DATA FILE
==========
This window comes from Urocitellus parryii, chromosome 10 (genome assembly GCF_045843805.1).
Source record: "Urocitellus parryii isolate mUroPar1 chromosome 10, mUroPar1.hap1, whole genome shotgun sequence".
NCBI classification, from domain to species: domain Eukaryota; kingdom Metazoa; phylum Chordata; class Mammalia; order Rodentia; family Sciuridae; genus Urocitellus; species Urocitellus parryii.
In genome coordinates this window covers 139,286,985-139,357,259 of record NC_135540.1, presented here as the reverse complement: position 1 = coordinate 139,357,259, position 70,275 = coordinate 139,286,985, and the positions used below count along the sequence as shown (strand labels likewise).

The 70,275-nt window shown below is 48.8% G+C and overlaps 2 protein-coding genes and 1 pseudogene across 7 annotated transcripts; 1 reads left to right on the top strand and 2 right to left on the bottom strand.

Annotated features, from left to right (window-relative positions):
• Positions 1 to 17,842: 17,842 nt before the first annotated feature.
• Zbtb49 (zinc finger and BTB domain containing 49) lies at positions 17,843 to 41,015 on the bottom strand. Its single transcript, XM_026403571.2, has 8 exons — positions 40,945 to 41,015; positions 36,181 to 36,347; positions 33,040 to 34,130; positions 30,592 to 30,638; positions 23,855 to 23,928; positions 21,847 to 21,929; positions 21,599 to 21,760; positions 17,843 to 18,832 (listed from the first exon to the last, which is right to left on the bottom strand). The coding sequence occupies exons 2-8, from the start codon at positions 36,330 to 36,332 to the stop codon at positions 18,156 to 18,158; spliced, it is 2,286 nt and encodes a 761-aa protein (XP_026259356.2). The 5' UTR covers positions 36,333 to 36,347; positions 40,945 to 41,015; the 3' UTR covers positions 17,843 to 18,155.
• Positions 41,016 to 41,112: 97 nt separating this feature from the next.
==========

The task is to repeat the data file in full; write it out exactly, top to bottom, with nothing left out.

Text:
This window comes from Urocitellus parryii, chromosome 10 (genome assembly GCF_045843805.1).
Source record: "Urocitellus parryii isolate mUroPar1 chromosome 10, mUroPar1.hap1, whole genome shotgun sequence".
NCBI classification, from domain to species: domain Eukaryota; kingdom Metazoa; phylum Chordata; class Mammalia; order Rodentia; family Sciuridae; genus Urocitellus; species Urocitellus parryii.
In genome coordinates this window covers 139,286,985-139,357,259 of record NC_135540.1, presented here as the reverse complement: position 1 = coordinate 139,357,259, position 70,275 = coordinate 139,286,985, and the positions used below count along the sequence as shown (strand labels likewise).

The 70,275-nt window shown below is 48.8% G+C and overlaps 2 protein-coding genes and 1 pseudogene across 7 annotated transcripts; 1 reads left to right on the top strand and 2 right to left on the bottom strand.

Annotated features, from left to right (window-relative positions):
• Positions 1 to 17,842: 17,842 nt before the first annotated feature.
• Zbtb49 (zinc finger and BTB domain containing 49) lies at positions 17,843 to 41,015 on the bottom strand. Its single transcript, XM_026403571.2, has 8 exons — positions 40,945 to 41,015; positions 36,181 to 36,347; positions 33,040 to 34,130; positions 30,592 to 30,638; positions 23,855 to 23,928; positions 21,847 to 21,929; positions 21,599 to 21,760; positions 17,843 to 18,832 (listed from the first exon to the last, which is right to left on the bottom strand). The coding sequence occupies exons 2-8, from the start codon at positions 36,330 to 36,332 to the stop codon at positions 18,156 to 18,158; spliced, it is 2,286 nt and encodes a 761-aa protein (XP_026259356.2). The 5' UTR covers positions 36,333 to 36,347; positions 40,945 to 41,015; the 3' UTR covers positions 17,843 to 18,155.
• Positions 41,016 to 41,112: 97 nt separating this feature from the next.